The scientists used the Pittsburgh Sleep Quality Index questionnaire to assess how well they slept at the start and several times during the study. They found that volunteers taking probiotics slept better and reported less fatigue during the study.

What about a healthy diet?
Since everything in your body is connected, it’s no surprise that a healthier diet could help alleviate sleep problems. A healthy food regime, which limits the intake of processed foods, meats, sugary snacks, and fast food.

Rather than making big unsustainable changes, like overnight choosing to go vegan, add more fiber-rich and fermented foods like live yogurt, kefir, and sauerkraut to your everyday meals. You can also expand the range of foods you eat to include more berries, dark chocolate, nuts, and colorful plant-based foods.

Forget about late-night snacks, and try to avoid consuming any source of calories about 2–3 hours before bedtime because it can affect your sleep. Instead, try to get a wholesome dinner early in the evening that will keep you satiated so you have time to digest before bedtime. Eating too heavily close to bedtime revs up the digestive system, just when your body is naturally wired to give digestion a rest
Avoid processed foods. Diets heavy on sugars, fatty and highly-processed foods in your diet can alter the make-up of your gut microbiome, reducing the abundance of beneficial microorganisms. Limiting these foods, and replacing them with whole, unprocessed nutrient rich foods like vegetables, fruits, and whole grains, can help restore and protect the beneficial bacteria in your gut.

Eat organic whenever you can. There’s research indicating that pesticides alter the microbiome, and are harmful to the beneficial bacteria we want to have thriving in our microbiome. Pay attention to lists like the Dirty Dozen and the Clean 15, and go organic when you can. Remember, organic isn’t only about fruits and vegetables. Look for organic sources of beans, grains, dairy, and other animal products, too.
Eat a wide variety of plants. A diet rich in whole fruits and vegetables is the foundation of healthy living, and healthy sleep. To give your body a true diversity of beneficial bacteria, pay attention to getting as broad a variety of plant-based foods as you can. This is often called “eating the rainbow,” of colorful fruits and vegetables—and it’s great for your gut health, as well as your nightly rest.

Get your exercise. Exercise helps you fall asleep more easily, and sleep more soundly throughout the night. New research shows exercise also may directly benefit your microbiome. Researchers at the University of Illinois at Urbana-Champagne studied the effects of exercise on the microbiome in both mice and in humans, and found physical activity changed the composition of the microbiome, increasing the amounts of beneficial microorganisms that lead to lower inflammation. Scientists found the benefits of exercise on microbiome composition happened independent of diet.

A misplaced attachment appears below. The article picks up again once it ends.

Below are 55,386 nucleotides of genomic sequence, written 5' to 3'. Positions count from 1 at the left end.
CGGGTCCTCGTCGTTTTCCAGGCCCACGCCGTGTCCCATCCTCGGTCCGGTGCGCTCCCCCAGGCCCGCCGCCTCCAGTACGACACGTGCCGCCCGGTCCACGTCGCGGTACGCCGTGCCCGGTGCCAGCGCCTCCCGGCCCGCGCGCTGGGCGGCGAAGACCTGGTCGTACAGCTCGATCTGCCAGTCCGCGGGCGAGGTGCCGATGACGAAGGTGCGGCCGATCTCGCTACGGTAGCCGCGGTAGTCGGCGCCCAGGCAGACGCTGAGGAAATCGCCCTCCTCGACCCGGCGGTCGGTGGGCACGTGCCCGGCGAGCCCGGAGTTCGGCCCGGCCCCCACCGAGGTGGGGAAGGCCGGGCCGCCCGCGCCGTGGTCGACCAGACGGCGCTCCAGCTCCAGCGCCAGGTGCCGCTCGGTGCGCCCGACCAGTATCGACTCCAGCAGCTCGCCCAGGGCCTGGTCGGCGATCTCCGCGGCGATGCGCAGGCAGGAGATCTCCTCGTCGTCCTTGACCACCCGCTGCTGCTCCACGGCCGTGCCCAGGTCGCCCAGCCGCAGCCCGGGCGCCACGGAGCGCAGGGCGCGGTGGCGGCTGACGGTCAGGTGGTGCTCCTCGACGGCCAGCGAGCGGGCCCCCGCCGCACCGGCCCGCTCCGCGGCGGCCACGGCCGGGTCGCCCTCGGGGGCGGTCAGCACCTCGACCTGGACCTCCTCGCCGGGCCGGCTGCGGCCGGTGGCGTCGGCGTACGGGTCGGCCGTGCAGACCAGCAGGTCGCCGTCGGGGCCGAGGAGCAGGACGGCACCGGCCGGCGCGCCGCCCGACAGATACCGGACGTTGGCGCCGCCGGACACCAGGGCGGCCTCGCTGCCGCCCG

Improving your sleep
There are a few other things you can do to try and improve your sleep and your gut health. Try following a circadian rhythm. For most this means starting to dim lights and use tools like blue light filtering glasses or dimming features on electronics. Also, try going to sleep at the same time every day. Try a nighttime meditation like progressive muscle relation to help you wind down. This has the added benefit of forming a good relationship with sleep. By allowing you to see good sleep as a form of self-care.

Sleep is one of the many primary foods I work with my clients to help improve. If you are interested in discovering more tips and want to have a free initial consultation contact me directly at
As a Certified Integrative Nutrition Health Coach, I teach people how to nourish their body & mind with real foods and complimentary practices such as meditation, journaling and yoga. My mission is to help each individual I see achieve their specific personal health goals – most specifically by healing digestive issues and the underlying causes. I believe no two clients are alike and aim to address your specific goals and needs.

Mentions In This Article: